As defense dominates, U-M’s offensive ‘stride’ amounts to a limp


Following his team’s gutsy 10-3 win over No. 14 Iowa, Jim Harbaugh offered two overhanging thoughts about Michigan’s performance.

He began by praising his defense’s second consecutive Herculean effort. A consensus. He referred to it as a “masterpiece,” particularly singling out the quarterback pressure. The 19th-ranked Wolverines (4-1 overall, 2-1 Big Ten) recorded eight sacks and 14 tackles for loss, tying the program record for most sacks in a game over the last 15 seasons. For the Hawkeyes’ (4-1 overall, 1-1 Big Ten) traditionally highly-touted offensive linemen, it was the most they’ve allowed since 2007.

Michigan’s defense was just as impressive in the run game, allowing a mere one yard on 30 attempts. U-M’s defensive line seemed to live in Iowa’s backfield for the majority of the game, overwhelming an offensive line with multiple legitimate NFL prospects.

Two weeks after being dominated by Wisconsin’s front five, pass rushers and run stuffers alike broke through. Even coming off a shutout against Rutgers, Saturday’s showing was among the defense’s most memorable performances in the Don Brown era given the stakes. U-M needed a convincing win against a top-15 team to recalibrate its season trajectory, and the defense certainly did its part.

But when Harbaugh evaluated his offense’s underwhelming performance, the fifth-year head coach raised some eyebrows from behind the podium. The Wolverines scored all of their points in the game’s first six-and-a-half minutes, largely aided by a Hawkeye fumble and a 51-yard strike from quarterback Shea Patterson to receiver Nico Collins. They came up empty-handed on their next 10 drives, which yielded seven punts, two missed field goals and an interception.

Despite a brutally ineffective final 53 minutes of the game, Harbaugh claimed the offense is “hitting their stride.” Puzzling, especially in light of last Saturday’s 52-point effort. Only a week later, the Wolverines mustered 267 total yards, converted three of 13 third downs and scored just three points off Iowa’s four turnovers. To most, that’s the word “regression” fits the bill.

The Hawkeyes’ secondary was banged up coming into Saturday’s game, and it wasn’t a secret. Even so, Patterson was held to a 54-percent completion rate for 147 yards, zero touchdowns and an interception, while U-M averaged a mediocre 3.6 yards per rush. Mind you, this came on the same field where Michigan tallied 476 total yards of offense a week ago even after pulling the starters after three quarters.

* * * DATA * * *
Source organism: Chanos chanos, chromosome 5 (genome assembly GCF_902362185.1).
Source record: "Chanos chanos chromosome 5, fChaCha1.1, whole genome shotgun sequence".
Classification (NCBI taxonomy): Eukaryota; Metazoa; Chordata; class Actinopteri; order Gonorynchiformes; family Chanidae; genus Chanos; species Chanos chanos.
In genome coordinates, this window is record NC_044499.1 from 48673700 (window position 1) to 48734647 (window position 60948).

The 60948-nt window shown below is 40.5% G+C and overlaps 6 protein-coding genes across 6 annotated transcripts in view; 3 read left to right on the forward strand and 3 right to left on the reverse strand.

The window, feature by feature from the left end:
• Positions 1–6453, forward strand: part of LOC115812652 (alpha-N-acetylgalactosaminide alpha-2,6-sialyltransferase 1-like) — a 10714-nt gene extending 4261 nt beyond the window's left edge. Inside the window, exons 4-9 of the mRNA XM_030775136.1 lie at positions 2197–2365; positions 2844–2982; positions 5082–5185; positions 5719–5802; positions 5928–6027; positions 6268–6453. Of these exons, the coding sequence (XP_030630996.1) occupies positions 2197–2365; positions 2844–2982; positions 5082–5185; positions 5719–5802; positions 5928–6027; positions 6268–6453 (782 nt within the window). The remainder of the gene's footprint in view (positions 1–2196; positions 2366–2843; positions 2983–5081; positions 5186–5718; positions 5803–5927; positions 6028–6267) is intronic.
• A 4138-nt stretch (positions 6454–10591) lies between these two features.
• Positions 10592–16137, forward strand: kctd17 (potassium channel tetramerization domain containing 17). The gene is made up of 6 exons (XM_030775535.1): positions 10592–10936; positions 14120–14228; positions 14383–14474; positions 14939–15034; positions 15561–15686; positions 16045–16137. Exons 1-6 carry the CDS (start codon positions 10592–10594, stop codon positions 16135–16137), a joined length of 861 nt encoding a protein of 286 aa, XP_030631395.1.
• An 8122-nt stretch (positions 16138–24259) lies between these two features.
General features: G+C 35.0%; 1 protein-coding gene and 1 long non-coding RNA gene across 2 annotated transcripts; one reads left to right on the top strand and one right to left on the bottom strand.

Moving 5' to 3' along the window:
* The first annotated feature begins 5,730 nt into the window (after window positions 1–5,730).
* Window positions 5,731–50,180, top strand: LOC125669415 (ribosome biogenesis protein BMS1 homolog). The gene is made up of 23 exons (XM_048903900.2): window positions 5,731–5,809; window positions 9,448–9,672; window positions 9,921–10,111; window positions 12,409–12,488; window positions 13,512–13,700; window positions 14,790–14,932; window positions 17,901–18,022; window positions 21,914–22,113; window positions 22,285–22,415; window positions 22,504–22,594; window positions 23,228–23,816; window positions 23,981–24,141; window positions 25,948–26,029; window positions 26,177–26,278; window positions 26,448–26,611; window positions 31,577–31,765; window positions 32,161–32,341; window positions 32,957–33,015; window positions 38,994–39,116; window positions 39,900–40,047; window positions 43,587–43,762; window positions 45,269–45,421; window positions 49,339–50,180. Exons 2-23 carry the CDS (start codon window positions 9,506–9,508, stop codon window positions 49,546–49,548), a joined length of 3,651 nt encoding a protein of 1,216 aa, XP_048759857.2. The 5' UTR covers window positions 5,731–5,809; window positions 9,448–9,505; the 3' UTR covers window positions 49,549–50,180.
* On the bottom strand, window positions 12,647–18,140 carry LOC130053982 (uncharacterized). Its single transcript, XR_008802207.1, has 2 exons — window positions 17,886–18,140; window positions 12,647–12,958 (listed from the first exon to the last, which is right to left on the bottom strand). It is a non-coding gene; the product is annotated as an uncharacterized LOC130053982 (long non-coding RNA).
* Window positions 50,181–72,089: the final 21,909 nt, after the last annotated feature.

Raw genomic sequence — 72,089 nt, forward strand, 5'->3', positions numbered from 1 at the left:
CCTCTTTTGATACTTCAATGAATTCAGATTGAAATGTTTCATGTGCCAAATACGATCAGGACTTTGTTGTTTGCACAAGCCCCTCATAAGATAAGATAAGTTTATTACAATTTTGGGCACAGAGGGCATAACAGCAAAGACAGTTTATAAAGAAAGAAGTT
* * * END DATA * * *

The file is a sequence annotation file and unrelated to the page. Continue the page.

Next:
During the Wolverines’ visit to Penn State and home matchups against the likes of Notre Dame and Ohio State, an offensive performance like Saturday’s won’t be enough.

When a reporter asked Harbaugh how, exactly, his offense is hitting its stride, he looked confused.

“In every way,” he replied. “That’s what I see.”

Had Michigan built off its strong showing against the Scarlet Knights, Harbaugh wouldn’t be wrong. Had Patterson continued to throw the ball downfield to his talented receivers in single coverage, like he did on Collins’ 51-yard reception in the first quarter, Harbaugh wouldn’t be wrong. Had U-M’s ball carriers consistently broken free for long runs, Harbaugh wouldn’t be wrong.

But that wasn’t the case on Saturday.

In no way did the offense hit its stride after the first few minutes. 10 of the team’s 13 drives were held to less than 25 yards, of which seven resulted in single-digit yardage outputs. And on the two rare drives that looked promising, Michigan missed a pair of field goals.

The offense looked like an off-brand version of last week’s dominant unit. Keeping the fact that Iowa is a significantly more talented team than Rutgers in mind, it’s still perplexing that offensive coordinator Josh Gattis didn’t even try the bulk of what succeeded. Outside of Collins’ 51-yard reception, which accounted for nearly all of his 61 total yards, the elite trio of receivers was hardly involved. Donovan Peoples-Jones wasn’t even targeted until the two-minute drill at the end of the first half, while Tarik Black recorded only one catch on the afternoon.

Tight end Nick Eubanks talked about a lack of identity before Michigan left Madison, and his teammates answered the call against Rutgers. But in a telling game against a top-15 opponent, U-M’s offense took a stride — in the wrong direction.

With a daunting schedule looming, Harbaugh’s definition of a “stride” amounts to nothing more than a limp.

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